ch1 - 1 History of Superconductivity: Conventional,...

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Unformatted text preview: 1 History of Superconductivity: Conventional, High-Transition Temperature and Novel Superconductors K. H. Bennemann Dept. of Physics, Freie Universit¨at Berlin, Germany J. B. Ketterson Dept. of Physics and Astronomy, Northwestern University, Evanston, USA 1.1 Introduction . . . . . . . . . . . . . . . . . . . . . . . . . . . . . . . . . . . . . . . . . . . . . . . . . . . . . . . . . . . . . . . . . . . . . . . . . . . . . . . . 3 1.2 Novel Superconductors . . . . . . . . . . . . . . . . . . . . . . . . . . . . . . . . . . . . . . . . . . . . . . . . . . . . . . . . . . . . . . . . . . . . . . . 9 1.3 Granular Superconductors, Mesoscopic Systems, Josephson Junctions . . . . . . . . . . . . . . . . . . . . . . . . . . . . 18 1.4 Outlook . . . . . . . . . . . . . . . . . . . . . . . . . . . . . . . . . . . . . . . . . . . . . . . . . . . . . . . . . . . . . . . . . . . . . . . . . . . . . . . . . . . .23 References . . . . . . . . . . . . . . . . . . . . . . . . . . . . . . . . . . . . . . . . . . . . . . . . . . . . . . . . . . . . . . . . . . . . . . . . . . . . . . . . . 25 1.1 Introduction Since its discovery by H. Kamerlingh Onnes in Lei- den [1] almost 100 years ago, superconductivity has remained an important area of solid state physics with continuing surprises. Its first observation in Hg, illustrated for historical reasons in Fig. 1.1, resulted from general advances in low temperature physics (liquefying He). The important continuing discovery Fig. 1.1. Illustration of Kamerlingh Onnes’ discovery of su- perconductivity and vanishing of the electrical resistivity in 1911 of new superconductors resulted from advances in material science physics. By 1980 superconductivity had been observed in many metals and alloys thereof. For an illustration see Fig. 1.2 [2]. Remarkably, the classical ferromagnets like Ni, Fe, etc. did not exhibit superconductivity. Only for the non-magnetic state and under (strong) pressure has superconductivity been reported (for example in iron, T c = 2K) [3]. From the beginning a strong motivation was to find superconductors with a high transition temperature T c . However, until about 1980 the A-15 compound Nb 3 Ge remained the superconductor with the high- est T c at about 30 K, see Fig. 1.3. In order to achieve higher T c values also many alloys and the effect of applying pressure were studied. Soon after 1980 exciting new superconductors be- longing to rather different material classes were dis- covered. The situation including the high T c cuprate superconductors discovered by Bednorz and M¨uller [4] in 1986 is illustrated in Fig. 1.4. For several rea- sons this tremendously stimulated the minds of the physics community. High- T c cuprate superconduc- tivity exhibited puzzling new behavior. Perhaps this helped the birth of new surprises which were yet to come....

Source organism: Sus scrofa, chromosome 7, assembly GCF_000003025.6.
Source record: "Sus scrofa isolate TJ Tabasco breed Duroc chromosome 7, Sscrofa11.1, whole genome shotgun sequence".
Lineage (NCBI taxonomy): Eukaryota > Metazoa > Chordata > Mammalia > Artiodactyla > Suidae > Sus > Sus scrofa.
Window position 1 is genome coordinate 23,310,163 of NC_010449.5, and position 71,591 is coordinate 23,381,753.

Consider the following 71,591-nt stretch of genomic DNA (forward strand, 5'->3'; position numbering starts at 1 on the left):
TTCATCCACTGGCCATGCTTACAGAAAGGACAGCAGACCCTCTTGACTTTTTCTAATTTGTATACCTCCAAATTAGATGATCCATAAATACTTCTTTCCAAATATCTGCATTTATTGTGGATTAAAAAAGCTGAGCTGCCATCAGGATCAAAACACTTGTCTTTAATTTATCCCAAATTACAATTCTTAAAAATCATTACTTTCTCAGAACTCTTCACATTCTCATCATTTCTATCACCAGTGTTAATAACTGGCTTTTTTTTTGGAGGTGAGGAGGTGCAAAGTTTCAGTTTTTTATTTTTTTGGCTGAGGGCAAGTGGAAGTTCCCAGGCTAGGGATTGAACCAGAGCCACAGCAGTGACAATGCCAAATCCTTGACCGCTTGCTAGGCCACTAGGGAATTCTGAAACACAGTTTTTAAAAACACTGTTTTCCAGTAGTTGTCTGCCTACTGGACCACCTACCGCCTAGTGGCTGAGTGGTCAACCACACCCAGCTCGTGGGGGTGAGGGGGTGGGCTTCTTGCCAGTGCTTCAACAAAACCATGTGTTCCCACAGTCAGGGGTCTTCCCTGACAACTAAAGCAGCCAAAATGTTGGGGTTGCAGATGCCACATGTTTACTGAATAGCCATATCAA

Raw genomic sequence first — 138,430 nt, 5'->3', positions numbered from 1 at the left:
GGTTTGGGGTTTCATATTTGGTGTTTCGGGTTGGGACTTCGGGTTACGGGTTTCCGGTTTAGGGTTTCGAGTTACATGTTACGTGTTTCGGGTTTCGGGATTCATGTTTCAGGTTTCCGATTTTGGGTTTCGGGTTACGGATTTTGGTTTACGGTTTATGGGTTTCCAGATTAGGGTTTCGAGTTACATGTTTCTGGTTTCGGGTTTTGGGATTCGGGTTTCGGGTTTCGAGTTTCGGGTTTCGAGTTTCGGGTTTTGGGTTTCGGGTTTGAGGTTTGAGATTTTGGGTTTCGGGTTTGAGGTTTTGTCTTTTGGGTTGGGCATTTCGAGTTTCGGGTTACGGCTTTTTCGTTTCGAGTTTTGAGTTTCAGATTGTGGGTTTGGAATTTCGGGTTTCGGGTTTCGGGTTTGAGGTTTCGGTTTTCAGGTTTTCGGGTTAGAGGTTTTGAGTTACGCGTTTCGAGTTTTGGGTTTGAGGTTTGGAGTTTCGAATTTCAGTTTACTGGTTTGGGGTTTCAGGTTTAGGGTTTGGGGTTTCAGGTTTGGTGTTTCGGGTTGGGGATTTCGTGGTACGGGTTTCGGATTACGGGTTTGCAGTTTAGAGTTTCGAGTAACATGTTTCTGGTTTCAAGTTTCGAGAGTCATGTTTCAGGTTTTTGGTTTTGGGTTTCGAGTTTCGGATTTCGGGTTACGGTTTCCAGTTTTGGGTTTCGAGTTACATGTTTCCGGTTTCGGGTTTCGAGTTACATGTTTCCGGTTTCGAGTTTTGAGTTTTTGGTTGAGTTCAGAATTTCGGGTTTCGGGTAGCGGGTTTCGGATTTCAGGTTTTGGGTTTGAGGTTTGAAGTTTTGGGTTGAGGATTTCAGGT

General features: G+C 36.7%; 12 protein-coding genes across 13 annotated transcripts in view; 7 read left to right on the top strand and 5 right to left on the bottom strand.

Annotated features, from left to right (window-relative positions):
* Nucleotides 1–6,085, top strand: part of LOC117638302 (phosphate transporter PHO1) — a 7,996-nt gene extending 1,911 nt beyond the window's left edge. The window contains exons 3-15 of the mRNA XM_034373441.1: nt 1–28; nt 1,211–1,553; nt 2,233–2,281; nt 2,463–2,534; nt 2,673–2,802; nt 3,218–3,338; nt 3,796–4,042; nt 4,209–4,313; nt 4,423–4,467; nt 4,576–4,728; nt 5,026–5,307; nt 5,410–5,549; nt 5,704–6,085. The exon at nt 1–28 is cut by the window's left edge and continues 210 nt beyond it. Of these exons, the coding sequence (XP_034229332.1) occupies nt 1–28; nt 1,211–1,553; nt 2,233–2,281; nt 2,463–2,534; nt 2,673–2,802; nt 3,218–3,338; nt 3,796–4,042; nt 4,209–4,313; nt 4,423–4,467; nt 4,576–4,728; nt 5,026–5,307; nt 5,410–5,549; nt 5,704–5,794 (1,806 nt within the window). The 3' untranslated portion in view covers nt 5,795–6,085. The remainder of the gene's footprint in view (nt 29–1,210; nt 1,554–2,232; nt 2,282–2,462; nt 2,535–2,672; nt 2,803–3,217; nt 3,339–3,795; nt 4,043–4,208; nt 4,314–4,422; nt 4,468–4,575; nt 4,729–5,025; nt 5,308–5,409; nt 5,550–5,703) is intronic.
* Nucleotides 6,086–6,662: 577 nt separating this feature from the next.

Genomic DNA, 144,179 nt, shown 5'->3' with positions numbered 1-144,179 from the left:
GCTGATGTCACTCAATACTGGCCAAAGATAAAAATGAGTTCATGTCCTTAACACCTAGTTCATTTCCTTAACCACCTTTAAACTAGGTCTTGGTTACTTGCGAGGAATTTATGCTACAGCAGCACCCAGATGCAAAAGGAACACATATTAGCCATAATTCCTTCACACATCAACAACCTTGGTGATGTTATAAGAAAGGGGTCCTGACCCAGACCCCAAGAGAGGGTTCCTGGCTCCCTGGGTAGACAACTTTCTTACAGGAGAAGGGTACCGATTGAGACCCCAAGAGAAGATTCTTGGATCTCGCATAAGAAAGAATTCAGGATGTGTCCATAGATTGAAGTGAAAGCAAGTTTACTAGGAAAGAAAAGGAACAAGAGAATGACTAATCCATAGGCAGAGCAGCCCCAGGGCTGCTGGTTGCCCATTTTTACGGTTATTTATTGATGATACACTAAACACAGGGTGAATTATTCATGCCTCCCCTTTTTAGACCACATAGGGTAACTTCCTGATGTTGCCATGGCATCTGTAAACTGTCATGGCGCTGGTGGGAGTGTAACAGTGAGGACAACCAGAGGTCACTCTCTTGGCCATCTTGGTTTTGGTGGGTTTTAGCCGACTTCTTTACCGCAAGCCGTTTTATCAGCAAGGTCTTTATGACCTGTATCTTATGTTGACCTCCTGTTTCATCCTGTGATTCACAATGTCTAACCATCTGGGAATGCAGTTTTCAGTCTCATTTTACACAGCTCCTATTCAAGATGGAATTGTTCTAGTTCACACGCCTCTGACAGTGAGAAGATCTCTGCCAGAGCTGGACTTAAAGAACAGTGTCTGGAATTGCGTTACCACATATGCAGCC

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ch1 - 1 History of Superconductivity: Conventional,...

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